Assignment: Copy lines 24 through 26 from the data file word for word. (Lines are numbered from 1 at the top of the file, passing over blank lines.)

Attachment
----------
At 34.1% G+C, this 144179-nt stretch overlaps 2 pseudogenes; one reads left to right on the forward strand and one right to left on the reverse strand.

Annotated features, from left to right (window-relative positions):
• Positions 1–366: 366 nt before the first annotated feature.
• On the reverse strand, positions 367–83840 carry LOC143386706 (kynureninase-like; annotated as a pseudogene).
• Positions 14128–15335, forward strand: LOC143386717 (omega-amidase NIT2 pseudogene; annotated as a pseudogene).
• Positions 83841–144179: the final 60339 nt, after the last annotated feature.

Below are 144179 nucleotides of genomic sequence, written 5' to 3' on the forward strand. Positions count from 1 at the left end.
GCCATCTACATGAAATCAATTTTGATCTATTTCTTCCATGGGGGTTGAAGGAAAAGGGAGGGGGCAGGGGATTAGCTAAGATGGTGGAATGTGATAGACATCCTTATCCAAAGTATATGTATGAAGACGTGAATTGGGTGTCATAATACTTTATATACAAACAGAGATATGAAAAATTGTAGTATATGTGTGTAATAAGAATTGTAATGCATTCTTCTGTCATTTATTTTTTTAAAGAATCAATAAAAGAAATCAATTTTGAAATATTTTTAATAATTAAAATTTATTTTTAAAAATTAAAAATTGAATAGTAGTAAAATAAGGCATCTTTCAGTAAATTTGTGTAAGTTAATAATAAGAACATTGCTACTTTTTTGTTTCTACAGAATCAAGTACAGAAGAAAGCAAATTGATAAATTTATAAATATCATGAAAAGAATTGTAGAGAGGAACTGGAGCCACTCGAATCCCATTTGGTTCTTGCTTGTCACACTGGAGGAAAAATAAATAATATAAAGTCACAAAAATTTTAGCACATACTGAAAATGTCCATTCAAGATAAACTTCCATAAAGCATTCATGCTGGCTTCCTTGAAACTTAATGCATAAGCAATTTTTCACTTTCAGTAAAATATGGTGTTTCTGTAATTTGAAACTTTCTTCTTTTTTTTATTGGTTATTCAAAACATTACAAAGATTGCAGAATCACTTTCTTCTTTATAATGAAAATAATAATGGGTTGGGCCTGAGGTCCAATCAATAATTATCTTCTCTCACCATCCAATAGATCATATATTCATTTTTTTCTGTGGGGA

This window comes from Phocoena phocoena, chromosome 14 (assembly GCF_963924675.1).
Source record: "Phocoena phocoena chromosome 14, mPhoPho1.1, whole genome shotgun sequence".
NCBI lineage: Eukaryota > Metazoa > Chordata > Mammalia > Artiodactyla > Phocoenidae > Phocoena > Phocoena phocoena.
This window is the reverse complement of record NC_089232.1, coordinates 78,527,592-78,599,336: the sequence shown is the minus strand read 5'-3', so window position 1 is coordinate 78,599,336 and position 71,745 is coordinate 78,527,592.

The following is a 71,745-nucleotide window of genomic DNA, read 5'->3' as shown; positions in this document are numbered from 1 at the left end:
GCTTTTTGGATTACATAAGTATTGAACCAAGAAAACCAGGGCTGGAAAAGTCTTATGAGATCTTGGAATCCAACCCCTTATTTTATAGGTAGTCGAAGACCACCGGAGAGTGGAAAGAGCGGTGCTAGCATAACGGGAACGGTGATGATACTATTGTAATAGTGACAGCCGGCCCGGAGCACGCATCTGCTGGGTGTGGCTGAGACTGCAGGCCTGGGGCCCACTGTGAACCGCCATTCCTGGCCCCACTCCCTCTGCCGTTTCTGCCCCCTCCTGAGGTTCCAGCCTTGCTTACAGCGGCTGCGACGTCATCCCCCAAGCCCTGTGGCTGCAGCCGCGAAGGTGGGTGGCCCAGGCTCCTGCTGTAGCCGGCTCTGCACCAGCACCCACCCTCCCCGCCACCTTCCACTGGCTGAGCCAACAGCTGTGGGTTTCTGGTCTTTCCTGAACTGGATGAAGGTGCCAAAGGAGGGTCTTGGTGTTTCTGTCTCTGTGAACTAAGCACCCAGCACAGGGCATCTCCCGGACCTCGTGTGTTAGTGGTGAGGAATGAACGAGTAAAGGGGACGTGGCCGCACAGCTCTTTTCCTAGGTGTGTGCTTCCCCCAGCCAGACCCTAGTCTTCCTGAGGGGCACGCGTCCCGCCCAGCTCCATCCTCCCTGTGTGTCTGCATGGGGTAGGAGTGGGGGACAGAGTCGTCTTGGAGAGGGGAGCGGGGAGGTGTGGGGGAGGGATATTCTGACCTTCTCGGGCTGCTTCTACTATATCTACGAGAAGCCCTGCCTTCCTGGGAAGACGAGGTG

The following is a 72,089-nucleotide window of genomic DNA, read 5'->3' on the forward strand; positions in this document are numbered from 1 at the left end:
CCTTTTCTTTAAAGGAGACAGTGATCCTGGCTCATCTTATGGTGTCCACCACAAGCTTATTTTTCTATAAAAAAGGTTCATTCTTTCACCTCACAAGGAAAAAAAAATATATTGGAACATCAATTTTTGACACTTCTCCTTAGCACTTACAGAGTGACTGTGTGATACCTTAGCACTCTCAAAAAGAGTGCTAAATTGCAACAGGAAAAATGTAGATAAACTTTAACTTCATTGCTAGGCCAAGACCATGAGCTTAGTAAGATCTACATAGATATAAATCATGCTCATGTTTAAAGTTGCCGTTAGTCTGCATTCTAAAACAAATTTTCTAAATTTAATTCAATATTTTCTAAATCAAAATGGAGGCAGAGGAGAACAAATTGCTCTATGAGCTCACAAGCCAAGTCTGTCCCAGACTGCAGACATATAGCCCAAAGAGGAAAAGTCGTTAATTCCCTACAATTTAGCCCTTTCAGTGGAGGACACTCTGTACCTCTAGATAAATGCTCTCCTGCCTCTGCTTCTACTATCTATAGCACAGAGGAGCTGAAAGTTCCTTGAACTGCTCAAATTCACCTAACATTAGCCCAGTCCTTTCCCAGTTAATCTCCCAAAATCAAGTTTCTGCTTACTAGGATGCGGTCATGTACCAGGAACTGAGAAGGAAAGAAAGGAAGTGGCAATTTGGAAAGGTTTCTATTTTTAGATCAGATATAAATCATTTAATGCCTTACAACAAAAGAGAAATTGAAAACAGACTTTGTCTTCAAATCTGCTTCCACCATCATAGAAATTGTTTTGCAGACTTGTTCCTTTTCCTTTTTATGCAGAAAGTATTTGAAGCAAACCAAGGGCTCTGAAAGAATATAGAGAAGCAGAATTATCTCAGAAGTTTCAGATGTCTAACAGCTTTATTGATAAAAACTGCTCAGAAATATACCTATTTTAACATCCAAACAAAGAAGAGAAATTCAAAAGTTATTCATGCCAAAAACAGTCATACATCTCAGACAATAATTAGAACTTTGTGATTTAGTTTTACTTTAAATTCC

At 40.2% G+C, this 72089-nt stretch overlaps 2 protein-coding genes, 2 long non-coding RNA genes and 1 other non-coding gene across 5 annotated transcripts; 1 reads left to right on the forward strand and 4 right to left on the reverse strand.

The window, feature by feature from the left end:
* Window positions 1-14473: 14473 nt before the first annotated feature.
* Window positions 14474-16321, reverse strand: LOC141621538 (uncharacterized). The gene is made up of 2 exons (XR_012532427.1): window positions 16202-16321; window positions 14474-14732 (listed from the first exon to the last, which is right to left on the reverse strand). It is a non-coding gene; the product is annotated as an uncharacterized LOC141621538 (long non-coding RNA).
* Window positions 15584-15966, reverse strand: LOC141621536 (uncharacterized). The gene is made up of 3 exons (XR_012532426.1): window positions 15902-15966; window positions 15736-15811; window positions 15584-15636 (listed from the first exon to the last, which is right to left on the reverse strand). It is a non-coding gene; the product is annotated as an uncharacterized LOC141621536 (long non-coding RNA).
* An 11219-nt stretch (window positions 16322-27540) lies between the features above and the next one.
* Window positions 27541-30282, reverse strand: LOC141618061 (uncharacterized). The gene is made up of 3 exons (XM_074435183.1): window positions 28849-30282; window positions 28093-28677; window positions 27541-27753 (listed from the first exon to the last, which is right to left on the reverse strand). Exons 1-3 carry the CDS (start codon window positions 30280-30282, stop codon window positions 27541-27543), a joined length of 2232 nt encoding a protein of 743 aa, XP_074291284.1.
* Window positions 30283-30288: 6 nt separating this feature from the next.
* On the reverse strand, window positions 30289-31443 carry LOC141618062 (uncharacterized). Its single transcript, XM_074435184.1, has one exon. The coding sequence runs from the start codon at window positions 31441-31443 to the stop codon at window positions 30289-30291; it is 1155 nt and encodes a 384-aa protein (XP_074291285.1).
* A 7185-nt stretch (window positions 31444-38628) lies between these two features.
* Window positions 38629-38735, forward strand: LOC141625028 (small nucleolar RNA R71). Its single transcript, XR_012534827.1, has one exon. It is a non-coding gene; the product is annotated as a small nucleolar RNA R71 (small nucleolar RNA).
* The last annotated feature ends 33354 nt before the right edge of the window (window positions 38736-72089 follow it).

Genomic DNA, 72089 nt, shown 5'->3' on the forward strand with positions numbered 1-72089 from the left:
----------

* Window positions 30283-30288: 6 nt separating this feature from the next.
* On the reverse strand, window positions 30289-31443 carry LOC141618062 (uncharacterized). Its single transcript, XM_074435184.1, has one exon. The coding sequence runs from the start codon at window positions 31441-31443 to the stop codon at window positions 30289-30291; it is 1155 nt and encodes a 384-aa protein (XP_074291285.1).
* A 7185-nt stretch (window positions 31444-38628) lies between these two features.